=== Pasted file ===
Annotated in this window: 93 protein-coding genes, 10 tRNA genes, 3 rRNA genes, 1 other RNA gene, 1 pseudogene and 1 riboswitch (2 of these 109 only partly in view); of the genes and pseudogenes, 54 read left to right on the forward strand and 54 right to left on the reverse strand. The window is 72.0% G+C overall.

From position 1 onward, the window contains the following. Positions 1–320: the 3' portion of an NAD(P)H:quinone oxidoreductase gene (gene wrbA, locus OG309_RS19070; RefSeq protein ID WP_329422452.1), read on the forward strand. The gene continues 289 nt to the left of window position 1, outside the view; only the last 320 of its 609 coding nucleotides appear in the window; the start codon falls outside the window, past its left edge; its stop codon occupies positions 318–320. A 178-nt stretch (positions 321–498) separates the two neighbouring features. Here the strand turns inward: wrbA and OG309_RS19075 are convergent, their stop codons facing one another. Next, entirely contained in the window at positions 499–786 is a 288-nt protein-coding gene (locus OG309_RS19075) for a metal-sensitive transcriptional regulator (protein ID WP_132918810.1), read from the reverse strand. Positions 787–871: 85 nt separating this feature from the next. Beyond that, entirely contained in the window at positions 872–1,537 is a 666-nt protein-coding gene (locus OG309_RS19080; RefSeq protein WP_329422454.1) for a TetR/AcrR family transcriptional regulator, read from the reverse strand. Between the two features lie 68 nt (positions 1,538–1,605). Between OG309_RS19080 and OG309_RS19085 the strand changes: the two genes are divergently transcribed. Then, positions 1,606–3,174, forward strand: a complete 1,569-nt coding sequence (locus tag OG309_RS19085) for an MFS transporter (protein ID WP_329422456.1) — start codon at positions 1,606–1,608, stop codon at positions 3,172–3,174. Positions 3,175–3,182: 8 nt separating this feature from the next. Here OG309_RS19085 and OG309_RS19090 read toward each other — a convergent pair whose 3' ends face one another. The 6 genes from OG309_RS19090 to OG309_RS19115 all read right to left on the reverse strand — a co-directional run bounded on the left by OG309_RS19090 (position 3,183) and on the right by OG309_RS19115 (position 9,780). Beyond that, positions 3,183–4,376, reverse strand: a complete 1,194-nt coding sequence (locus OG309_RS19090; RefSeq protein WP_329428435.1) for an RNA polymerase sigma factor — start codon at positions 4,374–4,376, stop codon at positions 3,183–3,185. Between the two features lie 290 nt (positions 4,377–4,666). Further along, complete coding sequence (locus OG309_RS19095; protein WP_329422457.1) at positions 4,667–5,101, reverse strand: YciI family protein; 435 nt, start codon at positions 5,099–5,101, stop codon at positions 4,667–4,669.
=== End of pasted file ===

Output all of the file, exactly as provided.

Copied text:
Annotated in this window: 93 protein-coding genes, 10 tRNA genes, 3 rRNA genes, 1 other RNA gene, 1 pseudogene and 1 riboswitch (2 of these 109 only partly in view); of the genes and pseudogenes, 54 read left to right on the forward strand and 54 right to left on the reverse strand. The window is 72.0% G+C overall.

From position 1 onward, the window contains the following. Positions 1–320: the 3' portion of an NAD(P)H:quinone oxidoreductase gene (gene wrbA, locus OG309_RS19070; RefSeq protein ID WP_329422452.1), read on the forward strand. The gene continues 289 nt to the left of window position 1, outside the view; only the last 320 of its 609 coding nucleotides appear in the window; the start codon falls outside the window, past its left edge; its stop codon occupies positions 318–320. A 178-nt stretch (positions 321–498) separates the two neighbouring features. Here the strand turns inward: wrbA and OG309_RS19075 are convergent, their stop codons facing one another. Next, entirely contained in the window at positions 499–786 is a 288-nt protein-coding gene (locus OG309_RS19075) for a metal-sensitive transcriptional regulator (protein ID WP_132918810.1), read from the reverse strand. Positions 787–871: 85 nt separating this feature from the next. Beyond that, entirely contained in the window at positions 872–1,537 is a 666-nt protein-coding gene (locus OG309_RS19080; RefSeq protein WP_329422454.1) for a TetR/AcrR family transcriptional regulator, read from the reverse strand. Between the two features lie 68 nt (positions 1,538–1,605). Between OG309_RS19080 and OG309_RS19085 the strand changes: the two genes are divergently transcribed. Then, positions 1,606–3,174, forward strand: a complete 1,569-nt coding sequence (locus tag OG309_RS19085) for an MFS transporter (protein ID WP_329422456.1) — start codon at positions 1,606–1,608, stop codon at positions 3,172–3,174. Positions 3,175–3,182: 8 nt separating this feature from the next. Here OG309_RS19085 and OG309_RS19090 read toward each other — a convergent pair whose 3' ends face one another. The 6 genes from OG309_RS19090 to OG309_RS19115 all read right to left on the reverse strand — a co-directional run bounded on the left by OG309_RS19090 (position 3,183) and on the right by OG309_RS19115 (position 9,780). Beyond that, positions 3,183–4,376, reverse strand: a complete 1,194-nt coding sequence (locus OG309_RS19090; RefSeq protein WP_329428435.1) for an RNA polymerase sigma factor — start codon at positions 4,374–4,376, stop codon at positions 3,183–3,185. Between the two features lie 290 nt (positions 4,377–4,666). Further along, complete coding sequence (locus OG309_RS19095; protein WP_329422457.1) at positions 4,667–5,101, reverse strand: YciI family protein; 435 nt, start codon at positions 5,099–5,101, stop codon at positions 4,667–4,669.